Life is a constant battle against equilibrium. From the cellular level to the macroscopic scale, living organisms as dissipative systems require the violation of their detailed balance, i.e. metabolic enzymatic reactions, in order to survive. We present a framework based on temporal asymmetry as a measure of non-equilibrium. By means of statistical physics, it was discovered that temporal asymmetries establish an arrow of time useful for assessing the reversibility in human brain time series. Previous studies in human and non-human primates have shown that decreased consciousness states such as sleep and anaesthesia result in brain dynamics closer to the equilibrium. Furthermore, there is growing interest in the analysis of brain symmetry based on neuroimaging recordings and since it is a non-invasive technique, it can be extended to different brain imaging modalities and applied at different temporo-spatial scales. In the present study, we provide a detailed description of our methodological approach, paying special attention to the theories that motivated this work. We test, for the first time, the reversibility analysis in human functional magnetic resonance imaging data in patients suffering from disorder of consciousness. We verify that the tendency of a decrease in the asymmetry of the brain signal together with the decrease in non-stationarity are key characteristics of impaired consciousness states. We expect that this work will open the way for assessing biomarkers for patients' improvement and classification, as well as motivating further research on the mechanistic understanding underlying states of impaired consciousness.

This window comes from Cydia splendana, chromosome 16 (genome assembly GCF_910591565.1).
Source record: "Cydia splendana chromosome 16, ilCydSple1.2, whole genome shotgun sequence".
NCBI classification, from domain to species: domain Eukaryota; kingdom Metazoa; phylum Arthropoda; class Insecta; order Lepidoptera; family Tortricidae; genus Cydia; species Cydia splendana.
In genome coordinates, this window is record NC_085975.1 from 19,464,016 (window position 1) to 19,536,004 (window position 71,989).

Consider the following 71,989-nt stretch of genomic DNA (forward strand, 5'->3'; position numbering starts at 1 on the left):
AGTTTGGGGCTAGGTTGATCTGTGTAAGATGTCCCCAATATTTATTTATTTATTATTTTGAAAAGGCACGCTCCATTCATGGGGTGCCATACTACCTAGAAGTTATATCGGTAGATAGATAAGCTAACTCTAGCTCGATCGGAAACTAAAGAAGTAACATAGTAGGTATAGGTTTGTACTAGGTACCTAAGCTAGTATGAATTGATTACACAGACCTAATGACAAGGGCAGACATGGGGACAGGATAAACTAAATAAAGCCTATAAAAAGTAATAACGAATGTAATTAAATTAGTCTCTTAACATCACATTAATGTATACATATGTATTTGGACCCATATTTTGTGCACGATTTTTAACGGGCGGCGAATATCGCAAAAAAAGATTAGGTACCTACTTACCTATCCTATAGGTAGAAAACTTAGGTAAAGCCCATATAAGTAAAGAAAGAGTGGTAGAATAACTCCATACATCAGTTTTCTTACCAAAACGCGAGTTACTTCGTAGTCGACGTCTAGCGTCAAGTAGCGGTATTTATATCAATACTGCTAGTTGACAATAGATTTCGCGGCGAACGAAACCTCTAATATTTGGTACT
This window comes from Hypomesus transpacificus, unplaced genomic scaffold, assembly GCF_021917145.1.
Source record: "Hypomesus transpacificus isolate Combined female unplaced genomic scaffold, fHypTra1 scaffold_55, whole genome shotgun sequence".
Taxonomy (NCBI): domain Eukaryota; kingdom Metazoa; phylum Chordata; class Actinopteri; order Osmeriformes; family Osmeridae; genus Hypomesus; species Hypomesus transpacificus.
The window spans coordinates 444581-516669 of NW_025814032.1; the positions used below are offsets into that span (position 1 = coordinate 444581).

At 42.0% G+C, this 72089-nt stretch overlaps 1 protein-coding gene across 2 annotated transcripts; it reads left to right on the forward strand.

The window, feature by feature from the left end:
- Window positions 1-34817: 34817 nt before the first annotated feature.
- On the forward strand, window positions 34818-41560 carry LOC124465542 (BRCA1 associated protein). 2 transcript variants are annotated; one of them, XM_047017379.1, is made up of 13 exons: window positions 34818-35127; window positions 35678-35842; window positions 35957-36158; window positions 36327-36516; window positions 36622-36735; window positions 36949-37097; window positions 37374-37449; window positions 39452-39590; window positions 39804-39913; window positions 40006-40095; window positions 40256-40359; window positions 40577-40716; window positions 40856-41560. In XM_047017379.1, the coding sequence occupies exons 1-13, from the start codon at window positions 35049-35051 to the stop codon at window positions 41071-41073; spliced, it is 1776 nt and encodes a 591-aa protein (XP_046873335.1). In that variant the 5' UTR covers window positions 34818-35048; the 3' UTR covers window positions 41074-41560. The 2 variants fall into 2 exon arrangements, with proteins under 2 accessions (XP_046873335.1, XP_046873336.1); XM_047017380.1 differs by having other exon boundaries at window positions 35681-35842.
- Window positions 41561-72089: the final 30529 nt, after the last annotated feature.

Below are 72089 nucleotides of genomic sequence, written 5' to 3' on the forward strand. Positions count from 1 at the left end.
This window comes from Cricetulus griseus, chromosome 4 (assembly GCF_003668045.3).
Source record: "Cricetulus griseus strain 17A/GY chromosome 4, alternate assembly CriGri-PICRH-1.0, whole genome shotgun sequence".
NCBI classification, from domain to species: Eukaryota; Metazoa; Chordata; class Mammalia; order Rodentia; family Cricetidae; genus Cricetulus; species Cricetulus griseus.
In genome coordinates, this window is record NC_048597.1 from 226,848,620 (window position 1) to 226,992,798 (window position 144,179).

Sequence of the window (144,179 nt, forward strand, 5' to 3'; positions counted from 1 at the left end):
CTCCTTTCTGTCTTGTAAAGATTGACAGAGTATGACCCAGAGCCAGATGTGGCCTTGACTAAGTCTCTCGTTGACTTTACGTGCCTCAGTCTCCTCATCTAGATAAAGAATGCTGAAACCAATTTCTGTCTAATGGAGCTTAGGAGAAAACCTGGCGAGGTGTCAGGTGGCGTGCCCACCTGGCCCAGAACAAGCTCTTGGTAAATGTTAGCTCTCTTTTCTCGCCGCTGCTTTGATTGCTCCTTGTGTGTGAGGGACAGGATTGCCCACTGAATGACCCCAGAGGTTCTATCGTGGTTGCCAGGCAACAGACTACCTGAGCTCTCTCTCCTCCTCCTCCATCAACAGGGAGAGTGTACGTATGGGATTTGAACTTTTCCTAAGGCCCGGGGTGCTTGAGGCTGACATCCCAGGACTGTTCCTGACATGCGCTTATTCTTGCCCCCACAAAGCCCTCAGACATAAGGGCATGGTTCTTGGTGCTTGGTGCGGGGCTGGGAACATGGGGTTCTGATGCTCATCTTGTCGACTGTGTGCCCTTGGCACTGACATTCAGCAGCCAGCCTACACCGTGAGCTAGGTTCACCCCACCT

arrow of time, disorder of consciousness, functional magnetic resonance imaging, non-equilibrium, reversibility, temporal asymmetry